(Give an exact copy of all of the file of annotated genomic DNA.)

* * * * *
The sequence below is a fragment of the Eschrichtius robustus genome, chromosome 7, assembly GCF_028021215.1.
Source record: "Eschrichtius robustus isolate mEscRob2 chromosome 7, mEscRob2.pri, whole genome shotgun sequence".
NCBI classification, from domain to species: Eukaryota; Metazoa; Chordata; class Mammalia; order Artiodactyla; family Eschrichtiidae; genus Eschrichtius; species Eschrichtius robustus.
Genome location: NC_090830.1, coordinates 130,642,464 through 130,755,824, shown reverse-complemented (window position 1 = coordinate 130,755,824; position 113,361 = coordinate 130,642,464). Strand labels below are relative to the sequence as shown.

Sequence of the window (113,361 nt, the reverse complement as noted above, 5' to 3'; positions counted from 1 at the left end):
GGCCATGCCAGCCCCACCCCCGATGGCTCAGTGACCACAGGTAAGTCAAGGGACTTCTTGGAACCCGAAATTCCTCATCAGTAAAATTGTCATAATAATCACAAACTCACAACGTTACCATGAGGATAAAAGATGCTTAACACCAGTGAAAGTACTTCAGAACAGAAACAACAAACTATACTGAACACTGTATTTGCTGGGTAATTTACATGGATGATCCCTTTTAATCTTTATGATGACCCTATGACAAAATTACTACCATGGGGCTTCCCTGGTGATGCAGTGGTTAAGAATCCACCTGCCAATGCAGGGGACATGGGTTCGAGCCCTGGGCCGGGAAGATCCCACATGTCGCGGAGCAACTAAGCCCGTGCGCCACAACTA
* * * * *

The sequence below is a fragment of the Eschrichtius robustus genome, chromosome 7, assembly GCF_028021215.1.
Source record: "Eschrichtius robustus isolate mEscRob2 chromosome 7, mEscRob2.pri, whole genome shotgun sequence".
NCBI classification, from domain to species: Eukaryota; Metazoa; Chordata; class Mammalia; order Artiodactyla; family Eschrichtiidae; genus Eschrichtius; species Eschrichtius robustus.
Genome location: NC_090830.1, coordinates 130,642,464 through 130,755,824, shown reverse-complemented (window position 1 = coordinate 130,755,824; position 113,361 = coordinate 130,642,464). Strand labels below are relative to the sequence as shown.

Sequence of the window (113,361 nt, the reverse complement as noted above, 5' to 3'; positions counted from 1 at the left end):
GGCCATGCCAGCCCCACCCCCGATGGCTCAGTGACCACAGGTAAGTCAAGGGACTTCTTGGAACCCGAAATTCCTCATCAGTAAAATTGTCATAATAATCACAAACTCACAACGTTACCATGAGGATAAAAGATGCTTAACACCAGTGAAAGTACTTCAGAACAGAAACAACAAACTATACTGAACACTGTATTTGCTGGGTAATTTACATGGATGATCCCTTTTAATCTTTATGATGACCCTATGACAAAATTACTACCATGGGGCTTCCCTGGTGATGCAGTGGTTAAGAATCCACCTGCCAATGCAGGGGACATGGGTTCGAGCCCTGGGCCGGGAAGATCCCACATGTCGCGGAGCAACTAAGCCCGTGCGCCACAACTA